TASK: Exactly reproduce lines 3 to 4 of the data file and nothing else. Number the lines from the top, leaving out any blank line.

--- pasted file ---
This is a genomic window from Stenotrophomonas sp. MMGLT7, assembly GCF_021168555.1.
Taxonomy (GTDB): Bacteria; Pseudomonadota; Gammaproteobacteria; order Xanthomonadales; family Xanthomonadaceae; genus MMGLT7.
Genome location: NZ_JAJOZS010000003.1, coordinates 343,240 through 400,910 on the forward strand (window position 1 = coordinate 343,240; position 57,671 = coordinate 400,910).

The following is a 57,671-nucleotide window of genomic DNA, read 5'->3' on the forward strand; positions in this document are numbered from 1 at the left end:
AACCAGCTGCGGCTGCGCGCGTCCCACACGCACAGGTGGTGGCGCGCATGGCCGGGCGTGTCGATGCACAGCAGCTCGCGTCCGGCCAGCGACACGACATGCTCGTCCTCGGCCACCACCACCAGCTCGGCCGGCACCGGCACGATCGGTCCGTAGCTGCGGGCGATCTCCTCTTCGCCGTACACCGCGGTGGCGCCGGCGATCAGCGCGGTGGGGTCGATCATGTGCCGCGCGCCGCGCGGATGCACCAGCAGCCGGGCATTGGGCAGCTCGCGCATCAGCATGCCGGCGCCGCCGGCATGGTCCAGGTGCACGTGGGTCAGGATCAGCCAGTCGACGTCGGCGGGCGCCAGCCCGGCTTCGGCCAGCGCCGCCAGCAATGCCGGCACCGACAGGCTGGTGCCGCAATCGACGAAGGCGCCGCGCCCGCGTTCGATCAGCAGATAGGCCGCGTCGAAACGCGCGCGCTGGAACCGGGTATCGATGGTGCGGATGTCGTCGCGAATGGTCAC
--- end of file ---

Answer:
Genome location: NZ_JAJOZS010000003.1, coordinates 343,240 through 400,910 on the forward strand (window position 1 = coordinate 343,240; position 57,671 = coordinate 400,910).

The following is a 57,671-nucleotide window of genomic DNA, read 5'->3' on the forward strand; positions in this document are numbered from 1 at the left end: